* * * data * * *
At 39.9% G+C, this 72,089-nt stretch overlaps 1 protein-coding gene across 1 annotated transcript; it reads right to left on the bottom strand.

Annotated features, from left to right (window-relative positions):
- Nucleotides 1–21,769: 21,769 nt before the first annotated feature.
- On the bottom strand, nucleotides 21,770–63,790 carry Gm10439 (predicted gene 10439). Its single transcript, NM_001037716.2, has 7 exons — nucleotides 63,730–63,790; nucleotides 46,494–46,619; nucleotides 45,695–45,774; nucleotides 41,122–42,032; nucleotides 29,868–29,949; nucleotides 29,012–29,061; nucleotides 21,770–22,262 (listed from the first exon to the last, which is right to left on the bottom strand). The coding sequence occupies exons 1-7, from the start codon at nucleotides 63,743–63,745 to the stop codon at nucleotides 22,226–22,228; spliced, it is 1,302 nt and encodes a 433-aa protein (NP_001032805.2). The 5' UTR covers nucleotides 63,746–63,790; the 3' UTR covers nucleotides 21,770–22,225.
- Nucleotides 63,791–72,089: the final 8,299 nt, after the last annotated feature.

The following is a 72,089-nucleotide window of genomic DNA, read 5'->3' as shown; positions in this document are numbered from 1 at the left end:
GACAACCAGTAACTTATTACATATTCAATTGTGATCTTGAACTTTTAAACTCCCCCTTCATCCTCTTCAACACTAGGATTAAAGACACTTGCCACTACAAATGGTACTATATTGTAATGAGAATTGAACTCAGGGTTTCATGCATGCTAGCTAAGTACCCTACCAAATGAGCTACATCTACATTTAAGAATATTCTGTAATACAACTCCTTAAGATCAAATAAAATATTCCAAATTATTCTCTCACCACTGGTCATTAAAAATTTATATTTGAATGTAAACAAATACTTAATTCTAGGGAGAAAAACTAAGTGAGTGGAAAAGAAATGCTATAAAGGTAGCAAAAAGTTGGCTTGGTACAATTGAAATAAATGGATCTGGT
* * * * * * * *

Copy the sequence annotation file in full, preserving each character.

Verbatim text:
At 39.9% G+C, this 72,089-nt stretch overlaps 1 protein-coding gene across 1 annotated transcript; it reads right to left on the bottom strand.

Annotated features, from left to right (window-relative positions):
- Nucleotides 1–21,769: 21,769 nt before the first annotated feature.
- On the bottom strand, nucleotides 21,770–63,790 carry Gm10439 (predicted gene 10439). Its single transcript, NM_001037716.2, has 7 exons — nucleotides 63,730–63,790; nucleotides 46,494–46,619; nucleotides 45,695–45,774; nucleotides 41,122–42,032; nucleotides 29,868–29,949; nucleotides 29,012–29,061; nucleotides 21,770–22,262 (listed from the first exon to the last, which is right to left on the bottom strand). The coding sequence occupies exons 1-7, from the start codon at nucleotides 63,743–63,745 to the stop codon at nucleotides 22,226–22,228; spliced, it is 1,302 nt and encodes a 433-aa protein (NP_001032805.2). The 5' UTR covers nucleotides 63,746–63,790; the 3' UTR covers nucleotides 21,770–22,225.
- Nucleotides 63,791–72,089: the final 8,299 nt, after the last annotated feature.

The following is a 72,089-nucleotide window of genomic DNA, read 5'->3' as shown; positions in this document are numbered from 1 at the left end:
GACAACCAGTAACTTATTACATATTCAATTGTGATCTTGAACTTTTAAACTCCCCCTTCATCCTCTTCAACACTAGGATTAAAGACACTTGCCACTACAAATGGTACTATATTGTAATGAGAATTGAACTCAGGGTTTCATGCATGCTAGCTAAGTACCCTACCAAATGAGCTACATCTACATTTAAGAATATTCTGTAATACAACTCCTTAAGATCAAATAAAATATTCCAAATTATTCTCTCACCACTGGTCATTAAAAATTTATATTTGAATGTAAACAAATACTTAATTCTAGGGAGAAAAACTAAGTGAGTGGAAAAGAAATGCTATAAAGGTAGCAAAAAGTTGGCTTGGTACAATTGAAATAAATGGATCTGGT